When he wrote The Screwtape Letters, C.S. Lewis lamented that Christians at his time tended to have one of two opposite views of demons – either they did not believe them to exist, or they had an unhealthy fascination with them.
Today I think the church is in a different place, at least among evangelicals. Most evangelicals I know do rightly believe in the devil and his demons, and have a healthy fear of him. Where we seem to fail today is that evangelicals tend to assume that everything bad which happens is due to a spiritual attack. I have heard Christians flippantly dismiss the reality of clinical depression, saying that it is not a chemical imbalance but rather a matter of spiritual weakness—"you just aren’t strong enough” to resist the devil’s attacks like the rest of Christians. I have heard some say that the reason that they fell into an affair was because of Satan (rather than their own sinful nature). I have heard some say that the devil brought storms into town in order to try and keep people from attending their church’s service—but that God was able to divert the storm and protect their church (apparently He was not strong enough to save the church down the road, though, which was destroyed by the same storm).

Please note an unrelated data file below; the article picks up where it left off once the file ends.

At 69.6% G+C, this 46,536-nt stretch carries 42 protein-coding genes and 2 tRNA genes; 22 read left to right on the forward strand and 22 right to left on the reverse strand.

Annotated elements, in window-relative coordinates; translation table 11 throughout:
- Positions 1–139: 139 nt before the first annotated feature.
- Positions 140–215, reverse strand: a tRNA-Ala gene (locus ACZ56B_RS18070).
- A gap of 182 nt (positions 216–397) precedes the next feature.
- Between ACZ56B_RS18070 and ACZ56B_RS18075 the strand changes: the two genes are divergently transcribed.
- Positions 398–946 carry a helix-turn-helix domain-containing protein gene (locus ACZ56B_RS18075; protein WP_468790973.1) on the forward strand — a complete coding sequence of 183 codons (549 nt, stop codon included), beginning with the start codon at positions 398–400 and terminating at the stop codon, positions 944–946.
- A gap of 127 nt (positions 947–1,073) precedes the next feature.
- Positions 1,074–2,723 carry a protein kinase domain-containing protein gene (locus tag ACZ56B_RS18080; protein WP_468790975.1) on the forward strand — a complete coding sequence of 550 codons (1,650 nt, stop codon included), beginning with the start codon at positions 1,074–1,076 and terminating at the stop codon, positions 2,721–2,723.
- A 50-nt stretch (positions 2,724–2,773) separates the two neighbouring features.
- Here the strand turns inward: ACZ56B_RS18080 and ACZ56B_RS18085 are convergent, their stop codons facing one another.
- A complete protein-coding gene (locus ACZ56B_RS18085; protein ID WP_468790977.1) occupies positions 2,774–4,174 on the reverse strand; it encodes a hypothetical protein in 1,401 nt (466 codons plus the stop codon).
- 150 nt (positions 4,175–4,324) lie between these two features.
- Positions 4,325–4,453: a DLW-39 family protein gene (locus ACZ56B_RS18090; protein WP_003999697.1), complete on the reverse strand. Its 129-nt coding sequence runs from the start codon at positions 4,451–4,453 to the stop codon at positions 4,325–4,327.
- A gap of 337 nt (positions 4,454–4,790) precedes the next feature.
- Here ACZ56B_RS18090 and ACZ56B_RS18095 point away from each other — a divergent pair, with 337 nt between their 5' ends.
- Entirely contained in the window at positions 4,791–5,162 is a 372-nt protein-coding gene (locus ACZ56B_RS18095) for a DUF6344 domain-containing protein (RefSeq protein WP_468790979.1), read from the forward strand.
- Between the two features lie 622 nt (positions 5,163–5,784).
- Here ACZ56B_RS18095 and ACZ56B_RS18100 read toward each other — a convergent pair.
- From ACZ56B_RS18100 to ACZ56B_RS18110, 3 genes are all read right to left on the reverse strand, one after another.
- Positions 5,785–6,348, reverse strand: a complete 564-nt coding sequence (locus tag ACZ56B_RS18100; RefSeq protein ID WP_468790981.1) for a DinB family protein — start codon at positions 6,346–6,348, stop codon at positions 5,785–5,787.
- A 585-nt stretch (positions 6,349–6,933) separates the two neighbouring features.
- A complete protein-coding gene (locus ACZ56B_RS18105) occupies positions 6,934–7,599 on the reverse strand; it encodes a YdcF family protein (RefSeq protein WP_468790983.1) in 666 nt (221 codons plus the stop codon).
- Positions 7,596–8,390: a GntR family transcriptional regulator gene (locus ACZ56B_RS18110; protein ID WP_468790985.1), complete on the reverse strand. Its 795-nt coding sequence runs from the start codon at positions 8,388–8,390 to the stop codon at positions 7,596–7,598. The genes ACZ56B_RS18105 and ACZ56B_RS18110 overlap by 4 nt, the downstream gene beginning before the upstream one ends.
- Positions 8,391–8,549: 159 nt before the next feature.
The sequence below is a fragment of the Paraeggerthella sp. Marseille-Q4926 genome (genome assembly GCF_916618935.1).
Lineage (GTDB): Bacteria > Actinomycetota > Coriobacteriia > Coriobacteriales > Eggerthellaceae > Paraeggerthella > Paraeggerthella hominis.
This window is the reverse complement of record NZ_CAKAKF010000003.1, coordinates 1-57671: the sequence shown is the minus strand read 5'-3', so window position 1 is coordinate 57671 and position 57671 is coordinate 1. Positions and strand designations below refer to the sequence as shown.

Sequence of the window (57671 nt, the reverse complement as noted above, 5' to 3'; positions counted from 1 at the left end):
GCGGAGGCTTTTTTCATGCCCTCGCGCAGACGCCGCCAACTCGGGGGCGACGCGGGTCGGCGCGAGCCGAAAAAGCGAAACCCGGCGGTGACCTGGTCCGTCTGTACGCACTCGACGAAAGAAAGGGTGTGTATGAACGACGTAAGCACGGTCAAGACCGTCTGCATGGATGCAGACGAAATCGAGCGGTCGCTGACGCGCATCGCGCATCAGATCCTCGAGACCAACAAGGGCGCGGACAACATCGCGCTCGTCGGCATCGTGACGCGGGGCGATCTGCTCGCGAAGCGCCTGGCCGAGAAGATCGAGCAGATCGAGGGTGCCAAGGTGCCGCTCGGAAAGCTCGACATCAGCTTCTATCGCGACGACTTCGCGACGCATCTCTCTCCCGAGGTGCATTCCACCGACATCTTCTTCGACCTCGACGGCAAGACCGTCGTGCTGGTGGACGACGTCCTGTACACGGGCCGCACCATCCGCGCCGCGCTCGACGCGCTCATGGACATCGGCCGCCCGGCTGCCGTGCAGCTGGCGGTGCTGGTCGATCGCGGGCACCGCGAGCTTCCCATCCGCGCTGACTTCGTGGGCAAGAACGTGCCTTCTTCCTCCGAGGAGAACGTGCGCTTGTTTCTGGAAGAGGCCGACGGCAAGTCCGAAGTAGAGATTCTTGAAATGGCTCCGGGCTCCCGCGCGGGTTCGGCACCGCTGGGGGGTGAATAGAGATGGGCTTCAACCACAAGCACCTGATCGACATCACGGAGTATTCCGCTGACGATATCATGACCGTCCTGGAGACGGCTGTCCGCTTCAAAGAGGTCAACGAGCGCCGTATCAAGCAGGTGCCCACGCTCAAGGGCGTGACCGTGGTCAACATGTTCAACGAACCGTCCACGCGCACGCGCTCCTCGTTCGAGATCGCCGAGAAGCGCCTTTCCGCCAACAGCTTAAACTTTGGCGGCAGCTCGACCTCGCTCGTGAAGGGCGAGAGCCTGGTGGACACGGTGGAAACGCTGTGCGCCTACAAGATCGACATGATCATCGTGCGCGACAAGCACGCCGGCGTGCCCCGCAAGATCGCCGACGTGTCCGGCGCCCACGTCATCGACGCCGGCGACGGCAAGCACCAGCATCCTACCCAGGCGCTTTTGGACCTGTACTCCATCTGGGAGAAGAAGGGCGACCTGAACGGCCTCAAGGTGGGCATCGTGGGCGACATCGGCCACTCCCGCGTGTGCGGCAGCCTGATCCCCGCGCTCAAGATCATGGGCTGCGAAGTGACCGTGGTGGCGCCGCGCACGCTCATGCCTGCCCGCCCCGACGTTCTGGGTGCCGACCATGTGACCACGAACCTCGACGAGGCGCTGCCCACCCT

Could the devil do all of the things listed above? Yes – as you will find out. But you will also find out that this is not the ‘normal’ mode of operation. The devil is not Jesus’ evil twin, with Jesus and he battling day-to-day and Jesus winning the war while the devil wins the battles. Nor is the devil the cause of your sinfulness—you cannot blame him for your failures.
What you will learn is that the devil is very real, and he is very active. But he is not what most Christians think he is, and he is not doing what most Christians think he is doing. Christians today have taken a whole lot of medieval superstitions, misinterpretations, and bad theology and used them to build a wrong-headed view of our enemy. And if we do not know our enemy, then we cannot properly fight him.
So in this series, let’s find out what Scripture really says about the devil.
When we discuss the devil in Scripture, there are a number of different titles that are used, and we will investigate them all during this series. These titles are: Adversary (satan), Slanderer (diabolos), Lord of the Flies (Beelzebub), the serpent (ho ophis ho archaios), the prince of power/god of this world, Adversary (antidikos), the Dragon (drakon), the Tempter (peirazon), and the Wicked One (poneros). In Revelation 12:9, we are explicitly told that several of these names refer to the same individual person (drakon, ophis, diabolos, and satan). We will discuss each of these in a separate post, and then conclude with a discussion about demons and a discussion about hell.